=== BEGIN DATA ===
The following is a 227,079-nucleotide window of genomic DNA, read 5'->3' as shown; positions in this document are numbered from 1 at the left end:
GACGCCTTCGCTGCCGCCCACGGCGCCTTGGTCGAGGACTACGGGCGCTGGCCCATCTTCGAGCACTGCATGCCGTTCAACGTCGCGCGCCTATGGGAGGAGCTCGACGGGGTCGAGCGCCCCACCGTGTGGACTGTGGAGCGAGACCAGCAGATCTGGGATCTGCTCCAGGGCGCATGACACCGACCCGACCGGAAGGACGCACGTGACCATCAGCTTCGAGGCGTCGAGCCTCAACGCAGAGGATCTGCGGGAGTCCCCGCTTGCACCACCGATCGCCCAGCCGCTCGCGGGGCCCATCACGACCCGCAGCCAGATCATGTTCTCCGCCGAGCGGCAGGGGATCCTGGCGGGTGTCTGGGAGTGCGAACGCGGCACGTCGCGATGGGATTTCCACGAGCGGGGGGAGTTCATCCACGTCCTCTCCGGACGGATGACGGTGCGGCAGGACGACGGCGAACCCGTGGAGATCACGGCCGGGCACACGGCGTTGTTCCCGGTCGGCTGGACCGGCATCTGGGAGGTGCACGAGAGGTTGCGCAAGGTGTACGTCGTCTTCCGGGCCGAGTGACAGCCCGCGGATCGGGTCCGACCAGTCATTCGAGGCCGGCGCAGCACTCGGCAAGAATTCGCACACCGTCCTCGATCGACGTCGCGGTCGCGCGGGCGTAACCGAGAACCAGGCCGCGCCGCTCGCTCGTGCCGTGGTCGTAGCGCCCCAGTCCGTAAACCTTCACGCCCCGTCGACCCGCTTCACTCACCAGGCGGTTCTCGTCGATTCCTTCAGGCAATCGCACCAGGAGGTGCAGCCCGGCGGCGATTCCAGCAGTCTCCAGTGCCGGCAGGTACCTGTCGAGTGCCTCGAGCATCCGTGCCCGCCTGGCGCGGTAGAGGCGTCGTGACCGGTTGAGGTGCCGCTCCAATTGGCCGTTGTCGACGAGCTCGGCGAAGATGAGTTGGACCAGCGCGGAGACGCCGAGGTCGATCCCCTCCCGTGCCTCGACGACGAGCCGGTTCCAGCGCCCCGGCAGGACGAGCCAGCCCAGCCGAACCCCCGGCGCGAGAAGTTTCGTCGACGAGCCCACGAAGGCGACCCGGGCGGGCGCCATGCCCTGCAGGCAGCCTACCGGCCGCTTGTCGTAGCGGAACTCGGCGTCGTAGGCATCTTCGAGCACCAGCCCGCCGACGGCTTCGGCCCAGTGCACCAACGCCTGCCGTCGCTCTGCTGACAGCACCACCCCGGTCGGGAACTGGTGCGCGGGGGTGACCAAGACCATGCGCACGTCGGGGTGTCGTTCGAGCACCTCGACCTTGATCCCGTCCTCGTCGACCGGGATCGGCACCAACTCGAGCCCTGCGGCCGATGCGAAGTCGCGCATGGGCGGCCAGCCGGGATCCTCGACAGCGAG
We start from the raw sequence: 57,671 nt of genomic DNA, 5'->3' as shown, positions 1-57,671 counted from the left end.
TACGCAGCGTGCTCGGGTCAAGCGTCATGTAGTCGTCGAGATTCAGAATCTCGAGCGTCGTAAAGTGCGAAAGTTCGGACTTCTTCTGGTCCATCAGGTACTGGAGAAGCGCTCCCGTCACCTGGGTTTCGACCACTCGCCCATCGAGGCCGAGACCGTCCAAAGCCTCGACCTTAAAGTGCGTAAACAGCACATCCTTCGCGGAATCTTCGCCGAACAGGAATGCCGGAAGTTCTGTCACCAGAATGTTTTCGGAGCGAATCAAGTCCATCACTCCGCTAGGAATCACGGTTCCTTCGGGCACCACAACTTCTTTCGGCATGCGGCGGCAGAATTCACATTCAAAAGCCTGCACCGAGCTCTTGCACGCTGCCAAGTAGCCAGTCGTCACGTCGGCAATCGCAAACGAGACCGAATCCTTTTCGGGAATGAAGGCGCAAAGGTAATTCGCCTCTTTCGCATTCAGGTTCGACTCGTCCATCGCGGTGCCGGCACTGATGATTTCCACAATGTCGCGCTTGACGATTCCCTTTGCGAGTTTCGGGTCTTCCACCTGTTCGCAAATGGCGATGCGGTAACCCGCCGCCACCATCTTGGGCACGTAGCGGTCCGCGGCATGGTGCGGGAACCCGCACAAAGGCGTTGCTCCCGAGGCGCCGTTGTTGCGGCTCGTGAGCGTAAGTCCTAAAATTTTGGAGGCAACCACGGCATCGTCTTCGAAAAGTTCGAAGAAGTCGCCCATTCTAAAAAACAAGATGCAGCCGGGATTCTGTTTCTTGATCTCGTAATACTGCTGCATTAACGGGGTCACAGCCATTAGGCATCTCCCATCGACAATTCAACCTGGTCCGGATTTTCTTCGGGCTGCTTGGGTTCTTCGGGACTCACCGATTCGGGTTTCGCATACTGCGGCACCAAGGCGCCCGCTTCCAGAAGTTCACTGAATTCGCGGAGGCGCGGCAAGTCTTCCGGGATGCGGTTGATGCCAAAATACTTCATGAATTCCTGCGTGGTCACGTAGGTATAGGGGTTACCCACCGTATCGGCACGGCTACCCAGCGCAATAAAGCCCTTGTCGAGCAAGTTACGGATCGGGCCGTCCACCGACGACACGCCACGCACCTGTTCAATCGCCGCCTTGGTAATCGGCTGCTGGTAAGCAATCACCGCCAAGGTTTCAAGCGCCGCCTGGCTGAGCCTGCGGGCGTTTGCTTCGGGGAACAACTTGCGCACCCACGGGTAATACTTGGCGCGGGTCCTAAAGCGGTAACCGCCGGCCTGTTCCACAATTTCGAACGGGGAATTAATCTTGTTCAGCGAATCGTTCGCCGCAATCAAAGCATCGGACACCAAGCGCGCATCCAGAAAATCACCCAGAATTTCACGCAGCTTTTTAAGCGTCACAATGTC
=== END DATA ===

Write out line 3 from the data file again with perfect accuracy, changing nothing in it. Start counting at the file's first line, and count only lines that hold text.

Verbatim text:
We start from the raw sequence: 57,671 nt of genomic DNA, 5'->3' as shown, positions 1-57,671 counted from the left end.